Cybersecurity / Featured Blogs

Let's Not Forget About Solar Flares

As the world becomes more and more reliant on electronics, it's worth a periodic reminder that a large solar flare could knock out much of the electronics on earth. Such an event would be devastating to the Internet, satellite broadband, and the many electronics we use in daily life. A solar flare is the result of periodic ejections of matter from the sun into space. Scientists still aren't entirely sure what causes solar flares, but they know that it's somehow related to shifts in the sun's magnetic field. more

Clarivate Domain Survey Reveals a 10% Increase in Cyberattacks

Clarivate has once again surveyed global business leaders about the importance of domain names to their organizations, including the role of domains as intellectual property (IP) assets. The 2020 survey followed up on our 2019 survey, revealing key year-over-year trends in how organizations manage, secure and budget for domain names. In this blog, we review key trends from the new report. more

Information Protection for the Domain Name System: Encryption and Minimization

In previous posts in this series, I've discussed a number of applications of cryptography to the DNS, many of them related to the Domain Name System Security Extensions (DNSSEC). In this final blog post, I'll turn attention to another application that may appear at first to be the most natural, though as it turns out, may not always be the most necessary: DNS encryption. (I've also written about DNS encryption as well as minimization in a separate post on DNS information protection.) more

Securing the DNS in a Post-Quantum World: Hash-Based Signatures and Synthesized Zone Signing Keys

In my last article, I described efforts underway to standardize new cryptographic algorithms that are designed to be less vulnerable to potential future advances in quantum computing. I also reviewed operational challenges to be considered when adding new algorithms to the DNS Security Extensions (DNSSEC). In this post, I'll look at hash-based signatures, a family of post-quantum algorithms that could be a good match for DNSSEC from the perspective of infrastructure stability. more

Notorious Markets, Scams and Implications for Brands

On January 14, 2021, the Office of the United States Trade Representative (USTR) released its 2020 Review of Notorious Markets for Counterfeiting and Piracy (the Notorious Markets List, or NML). This publication enumerates online and physical markets that have been reported to engage in trademark, counterfeiting, and copyright infringement at scale. For the first time, the NML documents show how internet platforms play a part in bringing illicit goods into the US. more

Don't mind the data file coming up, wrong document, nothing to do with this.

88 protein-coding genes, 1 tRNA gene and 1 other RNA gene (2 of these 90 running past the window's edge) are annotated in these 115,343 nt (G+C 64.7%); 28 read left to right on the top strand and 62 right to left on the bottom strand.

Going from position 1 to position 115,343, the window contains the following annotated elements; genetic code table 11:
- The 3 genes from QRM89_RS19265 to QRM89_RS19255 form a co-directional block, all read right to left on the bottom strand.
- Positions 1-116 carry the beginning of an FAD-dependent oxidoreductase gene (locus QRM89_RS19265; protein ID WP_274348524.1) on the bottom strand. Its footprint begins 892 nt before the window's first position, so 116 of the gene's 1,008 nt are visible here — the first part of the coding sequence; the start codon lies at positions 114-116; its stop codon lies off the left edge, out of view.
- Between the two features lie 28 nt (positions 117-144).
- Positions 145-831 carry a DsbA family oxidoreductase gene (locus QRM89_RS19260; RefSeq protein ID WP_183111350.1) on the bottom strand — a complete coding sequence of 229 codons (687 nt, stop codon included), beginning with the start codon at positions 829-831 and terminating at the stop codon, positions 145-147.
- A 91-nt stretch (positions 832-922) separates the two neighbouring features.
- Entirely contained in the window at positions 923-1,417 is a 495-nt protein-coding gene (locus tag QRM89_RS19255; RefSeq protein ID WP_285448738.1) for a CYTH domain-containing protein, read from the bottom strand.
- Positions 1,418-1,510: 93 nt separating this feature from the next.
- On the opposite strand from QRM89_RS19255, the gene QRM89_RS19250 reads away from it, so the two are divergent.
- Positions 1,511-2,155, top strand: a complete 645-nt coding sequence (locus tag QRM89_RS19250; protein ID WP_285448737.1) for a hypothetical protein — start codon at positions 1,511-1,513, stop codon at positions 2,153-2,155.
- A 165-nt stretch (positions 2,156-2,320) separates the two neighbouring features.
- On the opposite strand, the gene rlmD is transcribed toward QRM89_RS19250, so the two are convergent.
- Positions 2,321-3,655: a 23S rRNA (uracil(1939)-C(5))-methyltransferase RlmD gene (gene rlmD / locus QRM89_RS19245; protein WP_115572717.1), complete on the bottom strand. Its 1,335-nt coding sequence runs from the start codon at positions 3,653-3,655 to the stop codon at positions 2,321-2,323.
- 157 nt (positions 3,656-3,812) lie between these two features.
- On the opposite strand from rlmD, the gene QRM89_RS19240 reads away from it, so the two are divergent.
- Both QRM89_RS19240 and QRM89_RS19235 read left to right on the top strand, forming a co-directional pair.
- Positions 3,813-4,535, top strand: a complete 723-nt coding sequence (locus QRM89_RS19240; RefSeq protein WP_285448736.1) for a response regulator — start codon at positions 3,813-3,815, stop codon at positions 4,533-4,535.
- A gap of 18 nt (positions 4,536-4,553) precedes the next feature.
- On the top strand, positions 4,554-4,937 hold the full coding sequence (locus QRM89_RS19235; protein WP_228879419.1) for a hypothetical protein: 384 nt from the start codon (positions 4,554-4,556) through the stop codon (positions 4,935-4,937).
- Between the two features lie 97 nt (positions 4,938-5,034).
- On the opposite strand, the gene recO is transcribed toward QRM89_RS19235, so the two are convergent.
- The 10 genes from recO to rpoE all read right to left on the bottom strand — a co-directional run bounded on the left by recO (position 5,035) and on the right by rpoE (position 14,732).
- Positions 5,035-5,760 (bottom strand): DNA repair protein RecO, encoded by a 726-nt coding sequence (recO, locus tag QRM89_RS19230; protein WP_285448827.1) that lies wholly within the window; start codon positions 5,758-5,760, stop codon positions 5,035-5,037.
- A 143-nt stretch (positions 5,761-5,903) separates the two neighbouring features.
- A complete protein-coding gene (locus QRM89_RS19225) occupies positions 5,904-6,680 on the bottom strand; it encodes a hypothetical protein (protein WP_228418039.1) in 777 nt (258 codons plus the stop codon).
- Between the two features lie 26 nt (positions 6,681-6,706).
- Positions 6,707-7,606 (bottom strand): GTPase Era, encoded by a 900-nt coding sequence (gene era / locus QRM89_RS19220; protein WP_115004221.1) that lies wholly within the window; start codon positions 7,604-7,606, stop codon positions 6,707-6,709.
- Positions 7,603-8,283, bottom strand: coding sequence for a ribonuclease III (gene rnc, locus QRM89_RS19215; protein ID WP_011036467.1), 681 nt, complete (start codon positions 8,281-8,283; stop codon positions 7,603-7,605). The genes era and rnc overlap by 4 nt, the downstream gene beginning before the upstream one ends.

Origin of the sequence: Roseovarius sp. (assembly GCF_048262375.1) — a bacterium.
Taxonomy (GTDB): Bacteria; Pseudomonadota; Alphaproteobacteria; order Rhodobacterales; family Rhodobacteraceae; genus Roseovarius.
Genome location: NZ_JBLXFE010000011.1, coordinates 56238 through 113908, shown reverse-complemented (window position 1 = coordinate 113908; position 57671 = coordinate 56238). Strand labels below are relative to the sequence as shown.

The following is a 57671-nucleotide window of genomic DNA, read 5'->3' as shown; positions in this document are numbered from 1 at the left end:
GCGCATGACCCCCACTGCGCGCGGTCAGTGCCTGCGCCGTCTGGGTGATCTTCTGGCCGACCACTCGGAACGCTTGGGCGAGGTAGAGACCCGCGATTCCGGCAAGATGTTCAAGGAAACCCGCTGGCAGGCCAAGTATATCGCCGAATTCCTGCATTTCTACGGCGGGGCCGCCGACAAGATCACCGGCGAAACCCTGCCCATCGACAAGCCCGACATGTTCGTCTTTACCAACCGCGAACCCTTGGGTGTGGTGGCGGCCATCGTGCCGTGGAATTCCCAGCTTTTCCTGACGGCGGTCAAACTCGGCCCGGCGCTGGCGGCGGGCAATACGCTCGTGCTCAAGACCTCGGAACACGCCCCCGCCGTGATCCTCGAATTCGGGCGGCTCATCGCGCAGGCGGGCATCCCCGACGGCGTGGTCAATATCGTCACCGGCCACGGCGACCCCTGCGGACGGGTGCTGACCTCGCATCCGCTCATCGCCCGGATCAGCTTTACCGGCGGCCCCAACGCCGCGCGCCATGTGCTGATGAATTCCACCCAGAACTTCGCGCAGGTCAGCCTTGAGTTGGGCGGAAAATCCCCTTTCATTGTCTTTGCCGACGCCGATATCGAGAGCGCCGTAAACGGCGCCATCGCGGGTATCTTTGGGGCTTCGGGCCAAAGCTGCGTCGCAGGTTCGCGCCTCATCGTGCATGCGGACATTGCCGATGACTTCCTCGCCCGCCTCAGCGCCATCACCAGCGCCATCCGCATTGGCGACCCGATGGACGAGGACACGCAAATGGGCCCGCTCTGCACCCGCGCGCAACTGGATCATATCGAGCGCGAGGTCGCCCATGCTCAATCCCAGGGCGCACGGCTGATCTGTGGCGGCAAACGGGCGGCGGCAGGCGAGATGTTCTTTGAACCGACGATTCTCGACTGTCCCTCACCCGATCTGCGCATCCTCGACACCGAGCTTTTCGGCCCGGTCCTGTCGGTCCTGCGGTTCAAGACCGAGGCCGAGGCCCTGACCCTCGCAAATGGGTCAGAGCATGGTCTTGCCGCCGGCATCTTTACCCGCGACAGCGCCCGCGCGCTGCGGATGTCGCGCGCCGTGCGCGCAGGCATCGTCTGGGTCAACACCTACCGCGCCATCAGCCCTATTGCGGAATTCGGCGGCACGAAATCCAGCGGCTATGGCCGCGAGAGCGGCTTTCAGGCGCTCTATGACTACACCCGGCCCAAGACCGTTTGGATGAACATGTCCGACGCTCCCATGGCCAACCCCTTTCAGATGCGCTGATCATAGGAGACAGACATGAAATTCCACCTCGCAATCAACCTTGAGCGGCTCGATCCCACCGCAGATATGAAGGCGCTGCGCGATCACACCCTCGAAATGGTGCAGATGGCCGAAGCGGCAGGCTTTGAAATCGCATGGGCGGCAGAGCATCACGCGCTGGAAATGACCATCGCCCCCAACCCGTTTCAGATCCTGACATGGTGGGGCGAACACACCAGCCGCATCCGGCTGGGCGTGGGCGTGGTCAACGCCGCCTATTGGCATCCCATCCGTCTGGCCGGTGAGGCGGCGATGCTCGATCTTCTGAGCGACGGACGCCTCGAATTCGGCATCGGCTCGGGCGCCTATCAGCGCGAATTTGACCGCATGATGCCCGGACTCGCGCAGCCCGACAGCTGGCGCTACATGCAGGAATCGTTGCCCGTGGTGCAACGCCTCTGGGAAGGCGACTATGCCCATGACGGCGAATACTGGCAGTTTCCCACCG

Reality Check on the 5G Security MAGAverse

As chance has it, the attempt by NTIA to create a fake Trump Open 5G Security Framework MAGAverse as they headed out the door on 15 January is being followed this week by the global meeting of 3GPP SA3 (Security) to advance the industry's real open 5G security Framework. Designated TSGS3-102e (the 102nd meeting, occurring electronically), it continues the practice of assembling companies, organisations, and agencies from around the world every 8 to 12 weeks to focus on 5G security for current and future releases of 5G infrastructure. more

Securing the DNS in a Post-Quantum World: New DNSSEC Algorithms on the Horizon

One of the "key" questions cryptographers have been asking for the past decade or more is what to do about the potential future development of a large-scale quantum computer. If theory holds, a quantum computer could break established public-key algorithms including RSA and elliptic curve cryptography (ECC), building on Peter Shor's groundbreaking result from 1994. more

WHOIS Record Redaction and GDPR: What's the Evolution Post-2018?

We all use the Internet daily. Practically every element of our reality has its equal in the virtual realm. Friends turn into social media contacts, retail establishments to e-commerce shops, and so on. We can't deny that the way the Internet was designed, to what it has become, differs much. One example that we'll tackle in this post is the seeming loss of connection between domains and their distinguishable owners. more

Verisign Outreach Program Remediates Billions of Name Collision Queries

A name collision occurs when a user attempts to resolve a domain in one namespace, but it unexpectedly resolves in a different namespace. Name collision issues in the public global Domain Name System (DNS) cause billions of unnecessary and potentially unsafe DNS queries every day. A targeted outreach program that Verisign started in March 2020 has remediated one billion queries per day to the A and J root name servers, via 46 collision strings. more

Newer Cryptographic Advances for the Domain Name System: NSEC5 and Tokenized Queries

In my last post, I looked at what happens when a DNS query renders a "negative" response -- i.e., when a domain name doesn't exist. I then examined two cryptographic approaches to handling negative responses: NSEC and NSEC3. In this post, I will examine a third approach, NSEC5, and a related concept that protects client information, tokenized queries. The concepts I discuss below are topics we've studied in our long-term research program as we evaluate new technologies. more